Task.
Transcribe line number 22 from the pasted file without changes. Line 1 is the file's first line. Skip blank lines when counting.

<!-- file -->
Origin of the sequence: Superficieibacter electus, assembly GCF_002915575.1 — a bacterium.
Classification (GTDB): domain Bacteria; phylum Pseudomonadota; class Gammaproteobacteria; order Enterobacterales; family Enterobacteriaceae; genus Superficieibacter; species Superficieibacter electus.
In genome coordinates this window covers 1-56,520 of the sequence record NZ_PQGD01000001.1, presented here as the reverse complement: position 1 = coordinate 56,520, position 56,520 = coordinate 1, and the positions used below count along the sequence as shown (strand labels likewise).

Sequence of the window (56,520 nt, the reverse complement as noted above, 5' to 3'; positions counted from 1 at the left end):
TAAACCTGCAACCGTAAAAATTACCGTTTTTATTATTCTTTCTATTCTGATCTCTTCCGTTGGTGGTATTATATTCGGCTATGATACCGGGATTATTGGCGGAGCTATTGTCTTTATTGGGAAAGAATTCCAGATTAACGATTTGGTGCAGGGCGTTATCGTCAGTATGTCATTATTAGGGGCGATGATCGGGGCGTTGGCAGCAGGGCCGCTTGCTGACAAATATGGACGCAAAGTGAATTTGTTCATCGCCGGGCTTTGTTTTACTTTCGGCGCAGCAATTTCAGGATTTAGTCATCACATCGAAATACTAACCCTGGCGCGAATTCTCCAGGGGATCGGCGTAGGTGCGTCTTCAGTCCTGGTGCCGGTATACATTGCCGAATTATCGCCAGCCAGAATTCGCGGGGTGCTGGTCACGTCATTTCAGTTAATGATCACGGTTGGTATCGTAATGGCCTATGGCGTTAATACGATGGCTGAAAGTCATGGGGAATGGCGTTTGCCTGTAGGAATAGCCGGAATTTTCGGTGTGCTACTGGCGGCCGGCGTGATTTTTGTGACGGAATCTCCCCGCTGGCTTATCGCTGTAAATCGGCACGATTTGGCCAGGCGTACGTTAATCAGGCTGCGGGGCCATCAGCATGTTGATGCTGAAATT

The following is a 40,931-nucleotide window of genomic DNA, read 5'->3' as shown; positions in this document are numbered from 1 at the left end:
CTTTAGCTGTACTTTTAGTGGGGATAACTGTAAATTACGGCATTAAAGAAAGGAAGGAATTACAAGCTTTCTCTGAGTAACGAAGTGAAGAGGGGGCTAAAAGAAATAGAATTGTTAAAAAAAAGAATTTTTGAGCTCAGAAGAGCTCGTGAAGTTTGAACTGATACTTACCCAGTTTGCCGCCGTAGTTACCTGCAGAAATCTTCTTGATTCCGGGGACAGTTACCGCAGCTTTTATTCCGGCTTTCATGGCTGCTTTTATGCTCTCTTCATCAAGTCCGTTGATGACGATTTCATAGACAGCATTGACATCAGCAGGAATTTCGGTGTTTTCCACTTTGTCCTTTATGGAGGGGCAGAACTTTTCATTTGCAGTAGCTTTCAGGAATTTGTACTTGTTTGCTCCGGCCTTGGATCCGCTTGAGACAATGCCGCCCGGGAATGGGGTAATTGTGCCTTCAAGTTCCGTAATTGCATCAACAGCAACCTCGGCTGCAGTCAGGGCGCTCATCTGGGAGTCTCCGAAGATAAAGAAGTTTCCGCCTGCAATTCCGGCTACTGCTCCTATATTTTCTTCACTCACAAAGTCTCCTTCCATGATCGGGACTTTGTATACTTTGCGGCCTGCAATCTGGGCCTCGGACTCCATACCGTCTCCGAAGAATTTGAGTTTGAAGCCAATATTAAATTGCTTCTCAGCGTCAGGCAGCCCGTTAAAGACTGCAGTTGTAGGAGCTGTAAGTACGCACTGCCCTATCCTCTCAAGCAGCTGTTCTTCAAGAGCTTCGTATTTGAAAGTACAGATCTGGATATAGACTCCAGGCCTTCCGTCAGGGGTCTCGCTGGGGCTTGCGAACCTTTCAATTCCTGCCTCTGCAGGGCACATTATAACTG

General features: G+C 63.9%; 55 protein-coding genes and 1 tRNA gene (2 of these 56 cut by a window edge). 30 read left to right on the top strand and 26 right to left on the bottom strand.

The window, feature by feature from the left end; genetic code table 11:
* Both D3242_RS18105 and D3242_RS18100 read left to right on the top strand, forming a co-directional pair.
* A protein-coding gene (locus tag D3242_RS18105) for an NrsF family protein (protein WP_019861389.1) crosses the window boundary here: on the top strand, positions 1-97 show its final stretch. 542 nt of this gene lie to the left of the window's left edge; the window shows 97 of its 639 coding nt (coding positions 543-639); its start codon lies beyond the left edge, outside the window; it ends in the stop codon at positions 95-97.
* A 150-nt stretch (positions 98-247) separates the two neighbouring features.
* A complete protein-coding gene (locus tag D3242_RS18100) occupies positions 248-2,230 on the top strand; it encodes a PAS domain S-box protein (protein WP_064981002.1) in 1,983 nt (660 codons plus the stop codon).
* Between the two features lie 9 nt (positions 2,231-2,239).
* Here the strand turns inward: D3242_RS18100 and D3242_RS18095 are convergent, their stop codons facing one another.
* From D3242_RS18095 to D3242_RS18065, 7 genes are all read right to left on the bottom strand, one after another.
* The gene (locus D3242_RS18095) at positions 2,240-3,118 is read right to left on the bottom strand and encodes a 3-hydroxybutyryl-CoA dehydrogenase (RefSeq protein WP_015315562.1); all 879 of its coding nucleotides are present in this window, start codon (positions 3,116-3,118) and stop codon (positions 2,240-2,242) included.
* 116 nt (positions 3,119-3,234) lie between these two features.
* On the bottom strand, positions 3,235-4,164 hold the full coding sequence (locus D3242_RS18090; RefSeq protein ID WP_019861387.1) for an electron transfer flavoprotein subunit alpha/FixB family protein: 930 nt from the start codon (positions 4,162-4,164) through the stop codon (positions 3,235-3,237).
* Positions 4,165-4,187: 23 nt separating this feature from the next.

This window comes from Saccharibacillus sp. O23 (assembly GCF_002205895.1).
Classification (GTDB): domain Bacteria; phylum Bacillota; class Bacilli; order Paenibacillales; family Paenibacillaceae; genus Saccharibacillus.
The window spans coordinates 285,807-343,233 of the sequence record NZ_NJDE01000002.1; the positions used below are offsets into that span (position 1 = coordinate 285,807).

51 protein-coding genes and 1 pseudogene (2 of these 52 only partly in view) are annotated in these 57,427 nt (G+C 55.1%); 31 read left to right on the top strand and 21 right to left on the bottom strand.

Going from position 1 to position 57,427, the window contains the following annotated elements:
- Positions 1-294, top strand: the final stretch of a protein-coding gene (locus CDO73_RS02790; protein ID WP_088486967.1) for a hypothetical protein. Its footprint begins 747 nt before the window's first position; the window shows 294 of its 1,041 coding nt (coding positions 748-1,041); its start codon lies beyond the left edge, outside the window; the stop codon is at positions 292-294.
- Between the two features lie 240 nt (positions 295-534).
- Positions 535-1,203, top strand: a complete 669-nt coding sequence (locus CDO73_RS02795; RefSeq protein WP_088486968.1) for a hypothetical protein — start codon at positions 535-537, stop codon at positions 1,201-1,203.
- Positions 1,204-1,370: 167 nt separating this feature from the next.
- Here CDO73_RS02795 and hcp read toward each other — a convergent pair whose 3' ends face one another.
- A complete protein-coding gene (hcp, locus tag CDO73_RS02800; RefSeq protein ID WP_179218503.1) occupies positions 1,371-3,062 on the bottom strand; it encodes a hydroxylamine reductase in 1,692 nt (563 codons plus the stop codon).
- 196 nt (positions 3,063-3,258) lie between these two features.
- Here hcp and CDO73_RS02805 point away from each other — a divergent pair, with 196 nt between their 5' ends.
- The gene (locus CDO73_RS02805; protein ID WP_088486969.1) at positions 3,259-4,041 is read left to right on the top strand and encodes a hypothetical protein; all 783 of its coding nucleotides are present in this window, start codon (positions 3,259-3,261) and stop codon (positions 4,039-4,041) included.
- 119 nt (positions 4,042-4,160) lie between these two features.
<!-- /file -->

Classification (GTDB): domain Bacteria; phylum Bacillota; class Bacilli; order Paenibacillales; family Paenibacillaceae; genus Saccharibacillus.